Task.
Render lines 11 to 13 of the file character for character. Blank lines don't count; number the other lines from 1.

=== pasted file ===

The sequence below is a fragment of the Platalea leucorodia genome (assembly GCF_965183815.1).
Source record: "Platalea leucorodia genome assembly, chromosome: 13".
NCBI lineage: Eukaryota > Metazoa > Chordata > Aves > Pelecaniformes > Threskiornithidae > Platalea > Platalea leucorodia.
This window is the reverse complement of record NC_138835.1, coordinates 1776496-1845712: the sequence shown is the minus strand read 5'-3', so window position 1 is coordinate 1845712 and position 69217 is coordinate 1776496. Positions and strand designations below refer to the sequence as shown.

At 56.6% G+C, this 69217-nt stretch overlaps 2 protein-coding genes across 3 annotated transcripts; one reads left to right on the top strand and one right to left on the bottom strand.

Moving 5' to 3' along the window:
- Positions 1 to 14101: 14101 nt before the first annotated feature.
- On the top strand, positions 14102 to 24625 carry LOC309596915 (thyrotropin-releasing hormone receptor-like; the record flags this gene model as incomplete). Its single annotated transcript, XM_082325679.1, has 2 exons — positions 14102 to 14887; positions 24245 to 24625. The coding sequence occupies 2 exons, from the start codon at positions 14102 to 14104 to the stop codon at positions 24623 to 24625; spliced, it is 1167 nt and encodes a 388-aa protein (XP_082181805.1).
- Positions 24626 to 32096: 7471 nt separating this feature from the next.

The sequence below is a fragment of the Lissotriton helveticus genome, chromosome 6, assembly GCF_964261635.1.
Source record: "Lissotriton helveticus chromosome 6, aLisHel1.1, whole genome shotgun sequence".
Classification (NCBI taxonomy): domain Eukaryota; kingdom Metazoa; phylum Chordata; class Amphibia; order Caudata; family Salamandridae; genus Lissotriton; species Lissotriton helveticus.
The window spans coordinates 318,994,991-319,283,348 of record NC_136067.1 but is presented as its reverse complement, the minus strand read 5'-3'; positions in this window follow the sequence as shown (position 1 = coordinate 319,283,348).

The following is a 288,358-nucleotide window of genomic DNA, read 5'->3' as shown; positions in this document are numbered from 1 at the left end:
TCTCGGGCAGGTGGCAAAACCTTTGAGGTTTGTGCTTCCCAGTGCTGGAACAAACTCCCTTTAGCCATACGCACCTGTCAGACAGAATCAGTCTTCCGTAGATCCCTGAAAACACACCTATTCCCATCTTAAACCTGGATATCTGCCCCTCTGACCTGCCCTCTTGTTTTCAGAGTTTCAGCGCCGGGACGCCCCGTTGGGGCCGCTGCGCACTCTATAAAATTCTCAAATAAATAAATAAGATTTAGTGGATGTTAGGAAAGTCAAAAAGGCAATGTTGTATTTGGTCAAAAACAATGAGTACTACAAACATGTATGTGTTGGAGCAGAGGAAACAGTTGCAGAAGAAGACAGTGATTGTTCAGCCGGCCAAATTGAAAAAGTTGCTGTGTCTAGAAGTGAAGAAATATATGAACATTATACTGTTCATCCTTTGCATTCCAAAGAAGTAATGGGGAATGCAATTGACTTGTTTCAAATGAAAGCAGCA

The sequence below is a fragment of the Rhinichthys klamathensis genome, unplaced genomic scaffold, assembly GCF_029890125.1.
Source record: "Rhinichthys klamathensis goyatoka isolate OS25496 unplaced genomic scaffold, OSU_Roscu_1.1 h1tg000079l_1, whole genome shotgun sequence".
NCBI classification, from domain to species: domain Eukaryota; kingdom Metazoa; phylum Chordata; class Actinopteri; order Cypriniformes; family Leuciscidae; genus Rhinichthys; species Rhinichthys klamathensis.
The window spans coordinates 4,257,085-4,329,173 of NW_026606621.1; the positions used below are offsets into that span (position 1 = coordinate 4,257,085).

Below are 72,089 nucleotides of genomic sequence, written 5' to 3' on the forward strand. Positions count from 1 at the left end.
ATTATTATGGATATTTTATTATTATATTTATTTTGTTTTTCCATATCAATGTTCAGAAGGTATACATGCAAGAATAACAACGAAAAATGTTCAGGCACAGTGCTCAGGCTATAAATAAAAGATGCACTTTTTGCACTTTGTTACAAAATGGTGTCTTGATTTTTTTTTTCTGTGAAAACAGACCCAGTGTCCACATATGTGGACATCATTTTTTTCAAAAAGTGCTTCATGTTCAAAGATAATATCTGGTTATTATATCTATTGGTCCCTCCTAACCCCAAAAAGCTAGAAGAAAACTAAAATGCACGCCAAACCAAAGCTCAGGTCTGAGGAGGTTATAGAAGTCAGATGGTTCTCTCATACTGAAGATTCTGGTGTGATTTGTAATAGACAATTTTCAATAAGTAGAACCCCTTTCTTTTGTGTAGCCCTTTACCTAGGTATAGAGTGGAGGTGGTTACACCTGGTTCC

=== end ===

Source record: "Lissotriton helveticus chromosome 6, aLisHel1.1, whole genome shotgun sequence".
Classification (NCBI taxonomy): domain Eukaryota; kingdom Metazoa; phylum Chordata; class Amphibia; order Caudata; family Salamandridae; genus Lissotriton; species Lissotriton helveticus.
The window spans coordinates 318,994,991-319,283,348 of record NC_136067.1 but is presented as its reverse complement, the minus strand read 5'-3'; positions in this window follow the sequence as shown (position 1 = coordinate 319,283,348).